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Wonkyu Ju

Professor of Viterbi Family Department of Ophthalmology

Dr. Wonkyu Ju is a Professor at the Viterbi Family Department of Ophthalmology and Shiley Eye Institute and Hamilton Glaucoma Center at the UC San Diego. He earned his bachelor's (1993) degree from Hallym University and M.S. (1996) and Ph.D. (2001) degrees in Medical College at the Catholic University in Korea and joined the UC San Diego faculty in 2005. Dr. Ju is a Principal Investigator at the National Institute of Health (NIH)/National Eye Institute (NEI). He is a member of the American Glaucoma Society (AGS), the Association for Research in Vision and Ophthalmology (ARVO), the International Coenzyme Q10 Association (ICQA), and the International Society for Eye Research (ISER).  


Dr. Ju was educated at the Medical College at the Catholic University in Korea in Anatomy and Neuroscience, receiving his M.S. and Ph.D. in 2001. Dr. Ju also completed a 2-year post-doctoral position in the Department of Ophthalmology and Visual Sciences at Washington University in St. Louis, studying the cellular and molecular mechanisms of cell death and protection in retinal ischemia and glaucoma, and a 1-year post-doctoral position in the Del E. Webb Neuroscience, Aging and Stem Cell Research Center, Sanford Burnham Prebys Medical Discovery Institute studying the role of mitochondrial dynamics and function in retinal ganglion cells in glaucoma. Dr. Ju is currently an Editorial Board Member of Antioxidants, Frontiers in Neuroscience, and Reactive Oxygen Species. Dr. Ju also serves as an Ad hoc reviewer in NIH/NEI study sections.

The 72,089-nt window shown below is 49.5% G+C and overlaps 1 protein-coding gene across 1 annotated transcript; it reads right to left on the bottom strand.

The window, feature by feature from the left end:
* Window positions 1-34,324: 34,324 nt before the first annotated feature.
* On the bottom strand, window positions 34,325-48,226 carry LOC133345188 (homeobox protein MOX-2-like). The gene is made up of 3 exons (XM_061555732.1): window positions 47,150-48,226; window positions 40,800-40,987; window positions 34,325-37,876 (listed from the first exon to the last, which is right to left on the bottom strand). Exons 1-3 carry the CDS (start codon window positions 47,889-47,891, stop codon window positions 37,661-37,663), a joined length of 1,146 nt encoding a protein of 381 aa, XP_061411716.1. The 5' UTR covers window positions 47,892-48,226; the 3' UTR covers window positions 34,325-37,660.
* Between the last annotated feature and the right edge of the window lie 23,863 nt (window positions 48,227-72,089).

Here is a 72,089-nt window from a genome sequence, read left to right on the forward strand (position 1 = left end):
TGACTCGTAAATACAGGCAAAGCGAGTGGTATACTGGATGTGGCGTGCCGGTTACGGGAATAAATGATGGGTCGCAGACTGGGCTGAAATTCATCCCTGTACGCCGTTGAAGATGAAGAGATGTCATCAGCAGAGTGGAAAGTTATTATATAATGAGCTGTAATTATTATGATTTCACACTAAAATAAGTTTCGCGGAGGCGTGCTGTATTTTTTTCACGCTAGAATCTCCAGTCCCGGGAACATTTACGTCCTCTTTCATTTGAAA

Dr. Ju’s lab focuses on the fundamental issues of mitochondria network and function in neuroinflammation, neurodegeneration, and neuroprotection in glaucoma and Alzheimer’s disease. These include biological mechanisms for intraocular pressure, glutamate excitotoxicity, oxidative stress, mitochondrial dysfunction, and inflammatory response in neurons and glial cells. Dr. Ju’s research also focuses on gene therapy for protecting neurons and glial cells in glaucoma and Alzheimer’s disease.